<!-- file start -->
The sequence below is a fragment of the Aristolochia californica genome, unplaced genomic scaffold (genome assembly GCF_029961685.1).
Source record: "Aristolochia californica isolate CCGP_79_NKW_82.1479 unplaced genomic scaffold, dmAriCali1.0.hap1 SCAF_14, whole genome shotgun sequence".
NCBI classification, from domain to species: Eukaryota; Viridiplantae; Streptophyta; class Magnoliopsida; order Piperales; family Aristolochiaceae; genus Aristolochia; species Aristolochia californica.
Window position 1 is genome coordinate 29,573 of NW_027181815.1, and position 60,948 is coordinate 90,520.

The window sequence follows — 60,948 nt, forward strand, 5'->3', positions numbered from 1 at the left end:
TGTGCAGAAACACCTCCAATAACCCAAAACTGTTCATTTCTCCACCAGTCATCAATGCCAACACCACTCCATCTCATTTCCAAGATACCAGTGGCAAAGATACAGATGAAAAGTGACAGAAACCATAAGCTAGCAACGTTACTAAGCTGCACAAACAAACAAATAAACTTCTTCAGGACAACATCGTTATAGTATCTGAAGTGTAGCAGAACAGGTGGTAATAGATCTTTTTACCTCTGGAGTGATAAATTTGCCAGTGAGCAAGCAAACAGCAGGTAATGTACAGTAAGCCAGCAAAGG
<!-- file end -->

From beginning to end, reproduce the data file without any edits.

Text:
The sequence below is a fragment of the Aristolochia californica genome, unplaced genomic scaffold (genome assembly GCF_029961685.1).
Source record: "Aristolochia californica isolate CCGP_79_NKW_82.1479 unplaced genomic scaffold, dmAriCali1.0.hap1 SCAF_14, whole genome shotgun sequence".
NCBI classification, from domain to species: Eukaryota; Viridiplantae; Streptophyta; class Magnoliopsida; order Piperales; family Aristolochiaceae; genus Aristolochia; species Aristolochia californica.
Window position 1 is genome coordinate 29,573 of NW_027181815.1, and position 60,948 is coordinate 90,520.

The window sequence follows — 60,948 nt, forward strand, 5'->3', positions numbered from 1 at the left end:
TGTGCAGAAACACCTCCAATAACCCAAAACTGTTCATTTCTCCACCAGTCATCAATGCCAACACCACTCCATCTCATTTCCAAGATACCAGTGGCAAAGATACAGATGAAAAGTGACAGAAACCATAAGCTAGCAACGTTACTAAGCTGCACAAACAAACAAATAAACTTCTTCAGGACAACATCGTTATAGTATCTGAAGTGTAGCAGAACAGGTGGTAATAGATCTTTTTACCTCTGGAGTGATAAATTTGCCAGTGAGCAAGCAAACAGCAGGTAATGTACAGTAAGCCAGCAAAGG